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Volume 11, Pages 1178-1186
Research Article

Comorbidity, Use of Common Medications, and Risk of Early Death in Patients with Localized or Locally Advanced Prostate Cancer

1Department of Oncology and Palliative Medicine, Nordland Hospital, Bodø, Norway
2Institute of Clinical Medicine, Faculty of Health Sciences, University of Tromsø, Tromsø, Norway
3Northern Norway Regional Health Authority, Bodø, Norway

Received 31 March 2011; Revised 31 May 2011; Accepted 6 June 2011

Academic Editor: Scott Eggener

Copyright © 2011 Carsten Nieder et al.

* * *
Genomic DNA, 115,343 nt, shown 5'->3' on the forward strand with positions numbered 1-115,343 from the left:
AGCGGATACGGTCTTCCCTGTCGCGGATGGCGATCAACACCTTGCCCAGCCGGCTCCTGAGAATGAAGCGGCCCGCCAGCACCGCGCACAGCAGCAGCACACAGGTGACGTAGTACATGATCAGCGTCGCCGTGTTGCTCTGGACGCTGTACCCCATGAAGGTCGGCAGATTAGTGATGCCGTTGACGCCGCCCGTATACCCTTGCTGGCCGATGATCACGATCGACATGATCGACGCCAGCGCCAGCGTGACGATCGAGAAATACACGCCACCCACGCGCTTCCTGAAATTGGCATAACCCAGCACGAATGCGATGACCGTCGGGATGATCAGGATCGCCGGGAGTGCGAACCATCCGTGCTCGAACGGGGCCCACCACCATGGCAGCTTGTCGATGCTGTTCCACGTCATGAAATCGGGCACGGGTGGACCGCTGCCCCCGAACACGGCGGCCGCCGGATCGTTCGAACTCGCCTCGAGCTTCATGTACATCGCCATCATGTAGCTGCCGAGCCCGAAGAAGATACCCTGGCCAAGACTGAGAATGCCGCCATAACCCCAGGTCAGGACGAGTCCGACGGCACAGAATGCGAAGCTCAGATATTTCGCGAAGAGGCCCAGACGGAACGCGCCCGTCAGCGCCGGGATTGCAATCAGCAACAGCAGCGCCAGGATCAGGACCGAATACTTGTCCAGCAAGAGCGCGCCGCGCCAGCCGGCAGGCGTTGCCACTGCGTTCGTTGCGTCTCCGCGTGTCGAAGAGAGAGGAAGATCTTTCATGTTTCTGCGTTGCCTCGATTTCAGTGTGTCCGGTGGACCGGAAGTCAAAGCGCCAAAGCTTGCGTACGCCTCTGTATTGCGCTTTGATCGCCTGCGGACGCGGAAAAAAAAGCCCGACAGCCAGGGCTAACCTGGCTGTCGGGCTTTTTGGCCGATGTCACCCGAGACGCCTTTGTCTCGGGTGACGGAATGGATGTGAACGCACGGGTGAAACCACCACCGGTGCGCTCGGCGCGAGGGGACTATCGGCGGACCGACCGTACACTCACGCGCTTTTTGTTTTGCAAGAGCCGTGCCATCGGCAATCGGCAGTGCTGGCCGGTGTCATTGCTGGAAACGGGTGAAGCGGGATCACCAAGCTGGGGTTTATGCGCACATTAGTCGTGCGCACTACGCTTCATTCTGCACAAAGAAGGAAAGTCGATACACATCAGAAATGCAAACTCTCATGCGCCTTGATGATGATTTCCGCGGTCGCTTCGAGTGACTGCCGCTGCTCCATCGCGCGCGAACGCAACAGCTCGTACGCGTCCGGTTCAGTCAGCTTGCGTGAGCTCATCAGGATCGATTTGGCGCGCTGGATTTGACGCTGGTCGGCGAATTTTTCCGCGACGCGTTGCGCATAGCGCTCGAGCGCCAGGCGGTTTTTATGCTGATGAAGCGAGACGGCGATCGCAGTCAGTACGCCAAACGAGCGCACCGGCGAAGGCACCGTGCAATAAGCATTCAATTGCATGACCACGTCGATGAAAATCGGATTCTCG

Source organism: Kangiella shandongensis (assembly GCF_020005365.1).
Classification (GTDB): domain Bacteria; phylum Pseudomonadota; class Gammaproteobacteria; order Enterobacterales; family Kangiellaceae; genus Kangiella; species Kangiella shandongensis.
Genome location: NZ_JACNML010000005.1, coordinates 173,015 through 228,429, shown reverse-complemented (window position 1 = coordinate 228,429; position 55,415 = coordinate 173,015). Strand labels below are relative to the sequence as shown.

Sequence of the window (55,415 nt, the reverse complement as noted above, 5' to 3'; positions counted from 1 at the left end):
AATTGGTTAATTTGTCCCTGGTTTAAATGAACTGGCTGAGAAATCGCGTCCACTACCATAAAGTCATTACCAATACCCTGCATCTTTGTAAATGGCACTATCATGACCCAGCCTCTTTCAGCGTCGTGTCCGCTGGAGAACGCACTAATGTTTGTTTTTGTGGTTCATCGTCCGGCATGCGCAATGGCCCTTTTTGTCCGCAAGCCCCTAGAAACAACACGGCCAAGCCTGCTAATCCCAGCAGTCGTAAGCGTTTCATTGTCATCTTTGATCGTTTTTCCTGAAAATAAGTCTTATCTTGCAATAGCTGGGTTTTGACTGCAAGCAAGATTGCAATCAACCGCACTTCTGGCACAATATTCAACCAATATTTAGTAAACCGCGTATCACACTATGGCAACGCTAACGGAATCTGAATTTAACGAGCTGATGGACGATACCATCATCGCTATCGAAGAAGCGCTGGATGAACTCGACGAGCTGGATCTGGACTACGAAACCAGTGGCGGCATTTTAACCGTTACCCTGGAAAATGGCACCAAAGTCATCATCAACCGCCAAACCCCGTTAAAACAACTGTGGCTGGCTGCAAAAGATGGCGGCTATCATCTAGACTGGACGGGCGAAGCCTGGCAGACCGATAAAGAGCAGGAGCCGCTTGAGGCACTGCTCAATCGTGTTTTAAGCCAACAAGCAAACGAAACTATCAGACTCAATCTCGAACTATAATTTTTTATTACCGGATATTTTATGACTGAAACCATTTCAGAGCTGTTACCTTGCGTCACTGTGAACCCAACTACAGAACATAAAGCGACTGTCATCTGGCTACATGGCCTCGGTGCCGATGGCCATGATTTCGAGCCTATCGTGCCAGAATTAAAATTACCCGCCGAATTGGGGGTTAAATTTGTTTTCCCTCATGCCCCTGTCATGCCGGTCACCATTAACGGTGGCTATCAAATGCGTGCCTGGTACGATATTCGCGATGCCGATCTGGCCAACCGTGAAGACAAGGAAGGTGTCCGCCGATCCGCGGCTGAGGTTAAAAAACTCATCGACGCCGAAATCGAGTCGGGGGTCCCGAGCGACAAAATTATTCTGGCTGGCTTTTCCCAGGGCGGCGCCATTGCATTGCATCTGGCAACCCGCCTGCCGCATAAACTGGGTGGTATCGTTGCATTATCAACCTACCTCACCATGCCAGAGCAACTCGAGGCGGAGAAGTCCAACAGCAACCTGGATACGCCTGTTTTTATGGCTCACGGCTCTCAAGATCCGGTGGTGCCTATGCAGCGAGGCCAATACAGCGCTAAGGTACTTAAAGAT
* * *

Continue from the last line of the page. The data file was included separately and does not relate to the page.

In this paper, we analyze predictive factors for early death from comorbidity (defined as death within 3 years from diagnosis and unrelated to prostate cancer) in patients with localized or locally advanced prostate cancer. Such information may guide individually tailored treatment or observation strategies, and help to avoid overtreatment. We retrospectively analyzed baseline parameters including information on comorbidity and medication use among 177 patients (median age at diagnosis 70 years). Actuarial survival analyses were performed. During the first 3 years, two patients (1.1%) died from progressive prostate cancer after they had developed distant metastases. The risk of dying from other causes (3.4%) was numerically higher, although not to a statistically significant degree. Six patients who died from other causes had age-adjusted Charlson comorbidity index (CCI) scores ≥5 (CCI is a sum score where each comorbid condition is assigned with a score depending on the risk of dying associated with this condition). The main comorbidity was cardiovascular disease. The two statistically significant predictive factors were medication use and age-adjusted CCI score ≥5 (univariate analysis). However, medication use was not an independent factor as all patients with age-adjusted CCI score ≥5 also used at least one class of medication. Median survival was 30 months in patients with age-adjusted CCI score ≥5. Prediction of non-prostate cancer death may be important to prevent overtreatment in patients who are more threatened by comorbidity. Our data suggest that simple parameters such as use of medications vs. none, or presence of serious cardiac disease vs. none, are not sufficient, and that age-adjusted CCI scores outperform the other factors included in our analysis.